In the wake of the Gulf crisis of August 1990, former U.S. President George H.W. Bush urged Japan to provide logistical support to the U.S. military via its Self-Defense Forces, despite constitutional constraints, according to diplomatic records declassified Wednesday and testimonies from former government officials.
The request was directly made to then Japanese Prime Minister Toshiki Kaifu. Japan did not meet Bush's call to dispatch the SDF to the Gulf War, although it deployed minesweepers in the Persian Gulf as a postwar contribution -- a reflection of the strong influence the United States has on Tokyo's security policy.
A top-secret diplomatic cable that recorded a meeting between Kaifu and Bush held on Sept. 29, 1990, revealed that the president told Kaifu he knew Japan was looking for ways to get its "forces" involved in international efforts in the Middle East, and that such action would be appreciated by the world.
It is the first time it has been publicly revealed that the U.S. president attempted to persuade Japan to dispatch the SDF in connection with the crisis
Koichiro Matsuura, a former Japanese ambassador to France who served as head of the Foreign Ministry's North American Affairs Bureau, said Bush earlier asked in a phone call on Aug. 14 for the SDF to sweep for mines and transport weapons.
In a series of talks, Kaifu responded by expressing the need to protect the war-renouncing Article 9 of Japan's postwar Constitution, while stressing his desire to cooperate.
During the September meeting in New York, while avoiding clear answers to Bush's request, Kaifu is quoted as saying, "As it is the first (such request) in (Japan's) postwar history, we need to have plenty of discussion and time."
Kaifu sought to compromise by establishing a nonmilitary U.N. peacekeeping operations team and having some SDF personnel be part of it.
But the plan ran into difficulties after a bill aimed at allowing Japan to cooperate in U.N. peacekeeping operations was scrapped in November of that year due to public opposition.
According to diplomatic cables and former government officials, the United States effectively notified Japan of its intention to use force on Jan. 14, 1991, three days before the Gulf War began.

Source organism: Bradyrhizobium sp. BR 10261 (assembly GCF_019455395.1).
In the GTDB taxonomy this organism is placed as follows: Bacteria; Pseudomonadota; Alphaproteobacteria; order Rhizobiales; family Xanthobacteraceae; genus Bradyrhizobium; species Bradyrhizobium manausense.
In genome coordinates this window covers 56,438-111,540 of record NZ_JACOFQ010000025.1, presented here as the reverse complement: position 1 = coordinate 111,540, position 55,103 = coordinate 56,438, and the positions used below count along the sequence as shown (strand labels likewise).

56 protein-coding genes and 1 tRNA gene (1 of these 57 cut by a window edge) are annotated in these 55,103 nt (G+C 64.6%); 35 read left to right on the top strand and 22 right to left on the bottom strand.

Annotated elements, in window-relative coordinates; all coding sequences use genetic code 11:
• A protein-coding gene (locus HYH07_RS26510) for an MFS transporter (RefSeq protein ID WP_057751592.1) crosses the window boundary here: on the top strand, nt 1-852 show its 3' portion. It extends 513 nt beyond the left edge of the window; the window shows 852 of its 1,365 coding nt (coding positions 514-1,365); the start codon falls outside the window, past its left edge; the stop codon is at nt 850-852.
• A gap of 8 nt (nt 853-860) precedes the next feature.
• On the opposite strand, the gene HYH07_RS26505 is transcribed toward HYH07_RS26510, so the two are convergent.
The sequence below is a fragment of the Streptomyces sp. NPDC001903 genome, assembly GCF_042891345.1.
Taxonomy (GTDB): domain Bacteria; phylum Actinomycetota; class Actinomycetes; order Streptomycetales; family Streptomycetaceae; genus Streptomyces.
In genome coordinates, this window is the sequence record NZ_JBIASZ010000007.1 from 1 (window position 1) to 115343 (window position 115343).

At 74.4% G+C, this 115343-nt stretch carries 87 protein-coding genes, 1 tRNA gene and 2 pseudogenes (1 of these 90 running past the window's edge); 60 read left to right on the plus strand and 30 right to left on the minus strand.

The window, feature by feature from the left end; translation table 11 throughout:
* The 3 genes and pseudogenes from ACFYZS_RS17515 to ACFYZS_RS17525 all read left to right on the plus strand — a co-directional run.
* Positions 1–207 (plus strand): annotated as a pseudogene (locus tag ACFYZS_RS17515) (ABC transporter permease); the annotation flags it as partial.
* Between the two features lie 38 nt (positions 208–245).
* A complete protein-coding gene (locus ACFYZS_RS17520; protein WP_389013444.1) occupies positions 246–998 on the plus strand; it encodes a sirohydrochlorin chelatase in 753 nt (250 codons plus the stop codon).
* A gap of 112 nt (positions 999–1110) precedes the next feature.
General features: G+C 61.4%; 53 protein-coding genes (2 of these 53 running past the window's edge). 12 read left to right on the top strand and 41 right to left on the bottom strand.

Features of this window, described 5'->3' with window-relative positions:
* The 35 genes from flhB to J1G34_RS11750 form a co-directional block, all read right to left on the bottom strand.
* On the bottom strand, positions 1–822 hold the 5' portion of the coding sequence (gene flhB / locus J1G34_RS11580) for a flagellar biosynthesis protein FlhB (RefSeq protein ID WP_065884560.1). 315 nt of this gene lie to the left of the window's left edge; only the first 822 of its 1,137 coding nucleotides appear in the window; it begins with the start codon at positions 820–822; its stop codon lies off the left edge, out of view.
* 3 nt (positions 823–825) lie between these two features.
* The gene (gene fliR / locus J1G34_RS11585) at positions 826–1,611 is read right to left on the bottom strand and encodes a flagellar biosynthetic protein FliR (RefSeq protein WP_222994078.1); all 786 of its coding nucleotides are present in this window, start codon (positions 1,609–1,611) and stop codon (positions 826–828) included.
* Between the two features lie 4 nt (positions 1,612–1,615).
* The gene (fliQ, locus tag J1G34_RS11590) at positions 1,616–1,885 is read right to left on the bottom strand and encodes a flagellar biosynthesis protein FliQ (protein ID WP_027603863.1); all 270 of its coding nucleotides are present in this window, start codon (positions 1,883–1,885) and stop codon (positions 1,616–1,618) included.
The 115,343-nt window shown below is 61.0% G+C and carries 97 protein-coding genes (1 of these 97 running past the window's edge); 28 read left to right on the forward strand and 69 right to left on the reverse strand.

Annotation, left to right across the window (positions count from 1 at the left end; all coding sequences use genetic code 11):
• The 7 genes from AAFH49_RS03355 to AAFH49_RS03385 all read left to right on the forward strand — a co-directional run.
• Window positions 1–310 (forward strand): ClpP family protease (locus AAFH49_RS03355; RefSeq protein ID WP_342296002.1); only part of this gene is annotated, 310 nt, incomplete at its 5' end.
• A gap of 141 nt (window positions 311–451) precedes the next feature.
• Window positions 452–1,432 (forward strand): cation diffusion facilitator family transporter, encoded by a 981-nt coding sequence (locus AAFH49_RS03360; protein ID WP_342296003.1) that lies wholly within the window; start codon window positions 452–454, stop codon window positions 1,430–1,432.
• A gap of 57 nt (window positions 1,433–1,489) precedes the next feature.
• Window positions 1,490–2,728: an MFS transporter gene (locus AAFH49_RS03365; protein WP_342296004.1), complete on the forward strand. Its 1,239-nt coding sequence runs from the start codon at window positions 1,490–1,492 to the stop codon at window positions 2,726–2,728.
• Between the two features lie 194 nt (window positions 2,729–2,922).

Then U.S. Secretary of State James Baker secretly told his Japanese counterpart Taro Nakayama during his visit to the United States that the blood of Americans would be shed.
The records and testimonies also revealed that of the $13 billion Japan provided to the multinational coalition in aid, $9 billion was added in response to a request by then U.S. Treasury Secretary Nicholas Brady during a meeting with his Japanese counterpart Ryutaro Hashimoto in New York.
Multiple former Japanese government officials have testified that while there was no basis for the total amount sought by the United States, there was "no other choice" but to meet the request.
But Japan's response to the Gulf War was internationally criticized as "too little, too late," making it a traumatic experience for lawmakers and government officials that has strongly influenced the course of its foreign and security policies ever since.
Taizo Miyagi, a Sophia University professor who specializes in the history of international politics, said Japan was "overwhelmingly strong as an economic superpower" at the time of the Gulf War, and that U.S. "dissatisfaction" at Tokyo's reluctance to bear "a reasonable burden" is reflected in the diplomatic records.
"The Gulf War became a trauma for Japan, and the axis for evaluating foreign affairs has since then become the perspective of the United States," Miyagi said.
Legal changes now allow Japan's SDF to be dispatched to overseas peacekeeping operations even if they are not under the control of the United Nations.
Still, sending the SDF abroad for Japan's defense or international security cooperation needs to meet some conditions and remains a sensitive issue under the pacifist Constitution.